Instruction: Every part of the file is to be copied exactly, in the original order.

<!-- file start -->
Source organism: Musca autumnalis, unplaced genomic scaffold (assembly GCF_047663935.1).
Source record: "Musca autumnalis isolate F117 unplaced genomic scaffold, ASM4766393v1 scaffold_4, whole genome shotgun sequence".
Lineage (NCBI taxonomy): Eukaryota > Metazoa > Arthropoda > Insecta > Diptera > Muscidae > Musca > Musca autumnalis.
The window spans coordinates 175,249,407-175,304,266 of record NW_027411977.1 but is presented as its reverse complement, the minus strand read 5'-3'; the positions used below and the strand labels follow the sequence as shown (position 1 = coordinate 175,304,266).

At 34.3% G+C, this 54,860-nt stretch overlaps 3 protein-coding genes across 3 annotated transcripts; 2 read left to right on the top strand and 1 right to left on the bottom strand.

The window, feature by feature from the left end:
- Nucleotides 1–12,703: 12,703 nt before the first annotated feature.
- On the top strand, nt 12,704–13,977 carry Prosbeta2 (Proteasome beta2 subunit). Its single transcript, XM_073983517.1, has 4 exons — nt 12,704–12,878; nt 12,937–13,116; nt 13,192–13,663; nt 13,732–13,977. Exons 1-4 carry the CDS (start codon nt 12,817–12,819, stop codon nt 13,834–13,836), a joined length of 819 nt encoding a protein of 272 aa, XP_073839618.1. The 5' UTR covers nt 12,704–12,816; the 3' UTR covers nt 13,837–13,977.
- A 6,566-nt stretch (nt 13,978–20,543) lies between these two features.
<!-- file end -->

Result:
Source organism: Musca autumnalis, unplaced genomic scaffold (assembly GCF_047663935.1).
Source record: "Musca autumnalis isolate F117 unplaced genomic scaffold, ASM4766393v1 scaffold_4, whole genome shotgun sequence".
Lineage (NCBI taxonomy): Eukaryota > Metazoa > Arthropoda > Insecta > Diptera > Muscidae > Musca > Musca autumnalis.
The window spans coordinates 175,249,407-175,304,266 of record NW_027411977.1 but is presented as its reverse complement, the minus strand read 5'-3'; the positions used below and the strand labels follow the sequence as shown (position 1 = coordinate 175,304,266).

At 34.3% G+C, this 54,860-nt stretch overlaps 3 protein-coding genes across 3 annotated transcripts; 2 read left to right on the top strand and 1 right to left on the bottom strand.

The window, feature by feature from the left end:
- Nucleotides 1–12,703: 12,703 nt before the first annotated feature.
- On the top strand, nt 12,704–13,977 carry Prosbeta2 (Proteasome beta2 subunit). Its single transcript, XM_073983517.1, has 4 exons — nt 12,704–12,878; nt 12,937–13,116; nt 13,192–13,663; nt 13,732–13,977. Exons 1-4 carry the CDS (start codon nt 12,817–12,819, stop codon nt 13,834–13,836), a joined length of 819 nt encoding a protein of 272 aa, XP_073839618.1. The 5' UTR covers nt 12,704–12,816; the 3' UTR covers nt 13,837–13,977.
- A 6,566-nt stretch (nt 13,978–20,543) lies between these two features.